The Free State Department of Agriculture and Rural Development (FSDARD) in South Africa has initiated awards for the best performing extension officers as one of the strategies to honour their contribution. Mr Lebogang Mokoena from the Thabo Mofutsanyana District in the eastern Free State Province was awarded as the best agricultural advisor in the FSDARD.
The award was presented by the South African Minister for Agriculture, Land Reform and Rural Development, Ms Thoko Didiza, during the National Extension and Advisory Services Awards ceremony held in Polokwane on 15 November 2019.
The award aims to show appreciation to the extension and advisory service officers who performed over and above their normal duties to contribute towards the upliftment of agricultural communities, resource-poor smallholder farmers. The award carries a cash prize of R20 000 (USD 1368).
Lebogang Mokoena is one of the extension officers that have been continuously hands-on since the beginning of the InnovAfrica project. His commitment to his service is evident in the support he provides to individual and small groups of farmers who have a passion for farming in his allocated wards and beyond through practical on-farm advice on different farm activities such as soil sampling, land preparation, sustainable agricultural techniques, cultivar selection, and fertilizer, herbicide and pesticide application.
In addition, Mr Mokoena provides technical information and continuously supports youth in the community to start farming and make a living out of it, given the lack of job opportunities in the area. He regularly organises meetings with the community and stakeholders, making them aware of available funding opportunities and new sustainable technologies and encourage farmers to share their personal experience and challenges.
Mokoena also assists farmers in resource mobilization to uplift resource-poor rural communities in the area. Additionally, he holds annual field demonstrations where farmers from across the district are taught ion different agricultural practices such as pesticides application, harvest methods, and, cleaning and packaging produce.
When asked where he draws his inspiration from, Mokoena responded as follows:
“I was born and raised by a farming family, thus agriculture has been my passion since an early age. I hold a B. Tech Agriculture in Animal Production degree. My educational background, the practical knowledge and experience I acquired over the years had made me confident to teach and advocate certain technologies above other extension officers.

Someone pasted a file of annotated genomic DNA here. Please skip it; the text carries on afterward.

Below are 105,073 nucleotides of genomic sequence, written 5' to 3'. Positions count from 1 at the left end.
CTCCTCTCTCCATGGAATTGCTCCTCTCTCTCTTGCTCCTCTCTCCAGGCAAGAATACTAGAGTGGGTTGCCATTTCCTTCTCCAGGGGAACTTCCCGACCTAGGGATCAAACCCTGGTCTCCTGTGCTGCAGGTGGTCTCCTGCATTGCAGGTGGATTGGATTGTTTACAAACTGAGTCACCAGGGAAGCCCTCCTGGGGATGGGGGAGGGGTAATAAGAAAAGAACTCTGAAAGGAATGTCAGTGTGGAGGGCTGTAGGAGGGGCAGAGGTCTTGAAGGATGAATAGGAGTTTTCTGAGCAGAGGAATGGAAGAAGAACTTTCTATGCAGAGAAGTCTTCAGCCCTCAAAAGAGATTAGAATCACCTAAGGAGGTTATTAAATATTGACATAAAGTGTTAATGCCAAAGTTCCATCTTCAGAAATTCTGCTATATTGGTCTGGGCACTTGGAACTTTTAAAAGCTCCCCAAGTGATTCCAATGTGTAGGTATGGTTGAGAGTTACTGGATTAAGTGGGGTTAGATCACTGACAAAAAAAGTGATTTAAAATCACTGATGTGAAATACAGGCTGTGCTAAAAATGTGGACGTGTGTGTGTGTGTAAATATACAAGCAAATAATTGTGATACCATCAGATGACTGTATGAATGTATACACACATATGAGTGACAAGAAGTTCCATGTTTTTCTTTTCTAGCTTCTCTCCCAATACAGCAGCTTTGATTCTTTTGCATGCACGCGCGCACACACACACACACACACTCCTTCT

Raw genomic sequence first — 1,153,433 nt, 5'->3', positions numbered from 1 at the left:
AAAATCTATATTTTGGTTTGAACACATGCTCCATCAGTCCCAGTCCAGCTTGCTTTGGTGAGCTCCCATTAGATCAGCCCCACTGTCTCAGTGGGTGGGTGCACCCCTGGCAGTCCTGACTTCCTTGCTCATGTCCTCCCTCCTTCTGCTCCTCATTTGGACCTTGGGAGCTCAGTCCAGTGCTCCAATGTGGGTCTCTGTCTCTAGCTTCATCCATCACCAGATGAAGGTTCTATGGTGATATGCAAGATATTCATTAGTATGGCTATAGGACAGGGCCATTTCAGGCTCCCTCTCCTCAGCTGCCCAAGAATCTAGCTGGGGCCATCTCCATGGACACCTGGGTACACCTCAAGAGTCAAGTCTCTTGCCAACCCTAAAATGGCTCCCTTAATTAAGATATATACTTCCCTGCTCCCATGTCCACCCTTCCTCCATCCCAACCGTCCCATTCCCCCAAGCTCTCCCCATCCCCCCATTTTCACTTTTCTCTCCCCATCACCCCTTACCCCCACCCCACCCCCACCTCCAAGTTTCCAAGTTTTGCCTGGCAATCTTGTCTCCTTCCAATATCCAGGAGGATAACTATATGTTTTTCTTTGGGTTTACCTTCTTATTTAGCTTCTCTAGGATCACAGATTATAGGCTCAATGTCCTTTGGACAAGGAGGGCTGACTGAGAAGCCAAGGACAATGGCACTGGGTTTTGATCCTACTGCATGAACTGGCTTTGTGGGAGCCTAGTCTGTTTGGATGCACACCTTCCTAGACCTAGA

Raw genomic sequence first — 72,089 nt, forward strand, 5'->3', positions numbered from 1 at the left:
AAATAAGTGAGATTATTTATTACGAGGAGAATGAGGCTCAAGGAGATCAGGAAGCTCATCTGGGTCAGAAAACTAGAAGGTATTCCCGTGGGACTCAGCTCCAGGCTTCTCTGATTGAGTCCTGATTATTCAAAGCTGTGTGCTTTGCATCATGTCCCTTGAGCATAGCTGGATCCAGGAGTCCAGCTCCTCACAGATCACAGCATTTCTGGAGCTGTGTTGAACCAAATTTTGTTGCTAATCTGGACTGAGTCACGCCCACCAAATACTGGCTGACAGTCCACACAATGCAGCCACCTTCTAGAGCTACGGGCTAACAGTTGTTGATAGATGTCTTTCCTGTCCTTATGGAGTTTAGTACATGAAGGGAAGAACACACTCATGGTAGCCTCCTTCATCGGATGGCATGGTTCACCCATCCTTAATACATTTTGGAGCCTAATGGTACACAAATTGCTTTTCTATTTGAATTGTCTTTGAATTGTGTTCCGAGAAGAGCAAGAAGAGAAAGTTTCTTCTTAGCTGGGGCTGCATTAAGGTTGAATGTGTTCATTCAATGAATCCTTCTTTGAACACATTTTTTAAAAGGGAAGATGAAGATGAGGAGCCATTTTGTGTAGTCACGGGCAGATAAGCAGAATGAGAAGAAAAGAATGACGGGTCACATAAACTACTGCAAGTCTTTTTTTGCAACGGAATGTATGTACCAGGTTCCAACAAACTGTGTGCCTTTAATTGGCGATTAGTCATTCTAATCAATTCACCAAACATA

I attended training workshops and professional consortiums, both provincial and national extension and advisory services conferences to learn from peers in other districts and provinces. I used ICT tools provided to me to search for information and study topics related to weather and climate change, sustainable production of maize and dry beans, value-adding and marketing. I have also participated in research projects such as InnovAfrica where I have learned different approaches to sustainable agriculture. I have also co-authored a research article titled ‘Factors affecting the productivity of small-scale maize/legume producers in eastern Free State’.
Despite the challenges of understaffing and limited resources we are currently facing as extension officers in this region, I have managed to change the perception of farming communities towards sustainable natural resource management through information sessions, field demonstrations and farmers days, where farmers were empowered to make informed decisions concerning soil fertility management and correction, cultivar selection, production practices, crop protection and marketing so that they earn income from farming while sustaining the environment.”
Within the context of the InnovAfrica project, Mokoena ensures that the farmers prepare the land, take soil samples and plant on time by doing farm inspections voluntarily as an exceptional Multi-Actor Platforms (MAPs) member. He has been actively and practically involved during land preparation (even operating a tractor), planting (calibrating planters and sprayers) and harvesting (quality control and packaging) to demonstrate the new and innovative ways of producing dry beans and maize to the farming community. Given that extension services are regarded as the vehicle that will enhance a wider adaption of successful technologies within the framework of InnovAfrica, having more dedicated extension officers like Mr Mokoena in the project will ensure its success.
Mokoena is a good example of someone who has made many sacrifices to uplift the community, despite the challenges that extension services are facing in this country. More of his kind are clearly required to ensure food security as climate change threatens the sustainability of agricultural productivity in Africa.